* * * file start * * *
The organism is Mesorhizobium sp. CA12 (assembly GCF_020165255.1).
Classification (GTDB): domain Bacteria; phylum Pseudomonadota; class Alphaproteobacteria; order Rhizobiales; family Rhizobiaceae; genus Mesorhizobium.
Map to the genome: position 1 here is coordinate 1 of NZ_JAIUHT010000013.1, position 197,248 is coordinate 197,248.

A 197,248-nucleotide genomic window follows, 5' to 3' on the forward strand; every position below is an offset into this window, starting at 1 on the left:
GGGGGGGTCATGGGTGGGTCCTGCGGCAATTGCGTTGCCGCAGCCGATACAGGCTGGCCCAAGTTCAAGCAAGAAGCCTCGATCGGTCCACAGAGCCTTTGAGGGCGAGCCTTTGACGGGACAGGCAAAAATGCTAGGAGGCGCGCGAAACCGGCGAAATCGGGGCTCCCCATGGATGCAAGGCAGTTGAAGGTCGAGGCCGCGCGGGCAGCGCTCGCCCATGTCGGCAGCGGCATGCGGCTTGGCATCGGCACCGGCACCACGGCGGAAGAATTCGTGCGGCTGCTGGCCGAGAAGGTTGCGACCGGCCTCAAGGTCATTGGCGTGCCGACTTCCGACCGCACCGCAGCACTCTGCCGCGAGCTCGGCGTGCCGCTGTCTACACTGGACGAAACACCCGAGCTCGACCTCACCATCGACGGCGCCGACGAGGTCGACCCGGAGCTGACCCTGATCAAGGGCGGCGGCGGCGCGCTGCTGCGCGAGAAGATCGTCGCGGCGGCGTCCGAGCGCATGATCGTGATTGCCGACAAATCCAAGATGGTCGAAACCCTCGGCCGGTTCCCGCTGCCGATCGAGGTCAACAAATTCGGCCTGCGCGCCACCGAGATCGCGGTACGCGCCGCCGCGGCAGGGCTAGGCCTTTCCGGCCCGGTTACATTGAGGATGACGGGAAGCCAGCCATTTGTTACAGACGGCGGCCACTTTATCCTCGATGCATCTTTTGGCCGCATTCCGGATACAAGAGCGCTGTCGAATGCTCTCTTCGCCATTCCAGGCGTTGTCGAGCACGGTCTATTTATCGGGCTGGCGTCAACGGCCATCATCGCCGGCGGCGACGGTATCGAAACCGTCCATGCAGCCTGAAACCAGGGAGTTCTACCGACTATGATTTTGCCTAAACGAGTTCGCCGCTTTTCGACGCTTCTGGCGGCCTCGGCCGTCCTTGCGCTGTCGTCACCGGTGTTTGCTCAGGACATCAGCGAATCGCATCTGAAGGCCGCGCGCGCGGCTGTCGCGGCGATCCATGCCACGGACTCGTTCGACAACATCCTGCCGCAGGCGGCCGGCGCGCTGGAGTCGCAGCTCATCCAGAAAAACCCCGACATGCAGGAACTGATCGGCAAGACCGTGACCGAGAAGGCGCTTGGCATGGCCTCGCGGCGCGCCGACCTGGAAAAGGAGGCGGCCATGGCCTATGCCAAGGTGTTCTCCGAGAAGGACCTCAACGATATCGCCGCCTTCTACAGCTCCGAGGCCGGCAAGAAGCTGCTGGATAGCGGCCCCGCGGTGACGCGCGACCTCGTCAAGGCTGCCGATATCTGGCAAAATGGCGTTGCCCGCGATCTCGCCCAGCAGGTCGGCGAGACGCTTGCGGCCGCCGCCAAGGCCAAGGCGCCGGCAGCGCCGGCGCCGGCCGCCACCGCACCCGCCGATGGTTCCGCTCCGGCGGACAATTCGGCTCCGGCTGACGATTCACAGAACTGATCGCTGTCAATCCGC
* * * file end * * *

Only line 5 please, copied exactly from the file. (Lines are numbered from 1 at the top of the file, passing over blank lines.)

GGGGGGGTCATGGGTGGGTCCTGCGGCAATTGCGTTGCCGCAGCCGATACAGGCTGGCCCAAGTTCAAGCAAGAAGCCTCGATCGGTCCACAGAGCCTTTGAGGGCGAGCCTTTGACGGGACAGGCAAAAATGCTAGGAGGCGCGCGAAACCGGCGAAATCGGGGCTCCCCATGGATGCAAGGCAGTTGAAGGTCGAGGCCGCGCGGGCAGCGCTCGCCCATGTCGGCAGCGGCATGCGGCTTGGCATCGGCACCGGCACCACGGCGGAAGAATTCGTGCGGCTGCTGGCCGAGAAGGTTGCGACCGGCCTCAAGGTCATTGGCGTGCCGACTTCCGACCGCACCGCAGCACTCTGCCGCGAGCTCGGCGTGCCGCTGTCTACACTGGACGAAACACCCGAGCTCGACCTCACCATCGACGGCGCCGACGAGGTCGACCCGGAGCTGACCCTGATCAAGGGCGGCGGCGGCGCGCTGCTGCGCGAGAAGATCGTCGCGGCGGCGTCCGAGCGCATGATCGTGATTGCCGACAAATCCAAGATGGTCGAAACCCTCGGCCGGTTCCCGCTGCCGATCGAGGTCAACAAATTCGGCCTGCGCGCCACCGAGATCGCGGTACGCGCCGCCGCGGCAGGGCTAGGCCTTTCCGGCCCGGTTACATTGAGGATGACGGGAAGCCAGCCATTTGTTACAGACGGCGGCCACTTTATCCTCGATGCATCTTTTGGCCGCATTCCGGATACAAGAGCGCTGTCGAATGCTCTCTTCGCCATTCCAGGCGTTGTCGAGCACGGTCTATTTATCGGGCTGGCGTCAACGGCCATCATCGCCGGCGGCGACGGTATCGAAACCGTCCATGCAGCCTGAAACCAGGGAGTTCTACCGACTATGATTTTGCCTAAACGAGTTCGCCGCTTTTCGACGCTTCTGGCGGCCTCGGCCGTCCTTGCGCTGTCGTCACCGGTGTTTGCTCAGGACATCAGCGAATCGCATCTGAAGGCCGCGCGCGCGGCTGTCGCGGCGATCCATGCCACGGACTCGTTCGACAACATCCTGCCGCAGGCGGCCGGCGCGCTGGAGTCGCAGCTCATCCAGAAAAACCCCGACATGCAGGAACTGATCGGCAAGACCGTGACCGAGAAGGCGCTTGGCATGGCCTCGCGGCGCGCCGACCTGGAAAAGGAGGCGGCCATGGCCTATGCCAAGGTGTTCTCCGAGAAGGACCTCAACGATATCGCCGCCTTCTACAGCTCCGAGGCCGGCAAGAAGCTGCTGGATAGCGGCCCCGCGGTGACGCGCGACCTCGTCAAGGCTGCCGATATCTGGCAAAATGGCGTTGCCCGCGATCTCGCCCAGCAGGTCGGCGAGACGCTTGCGGCCGCCGCCAAGGCCAAGGCGCCGGCAGCGCCGGCGCCGGCCGCCACCGCACCCGCCGATGGTTCCGCTCCGGCGGACAATTCGGCTCCGGCTGACGATTCACAGAACTGATCGCTGTCAATCCGC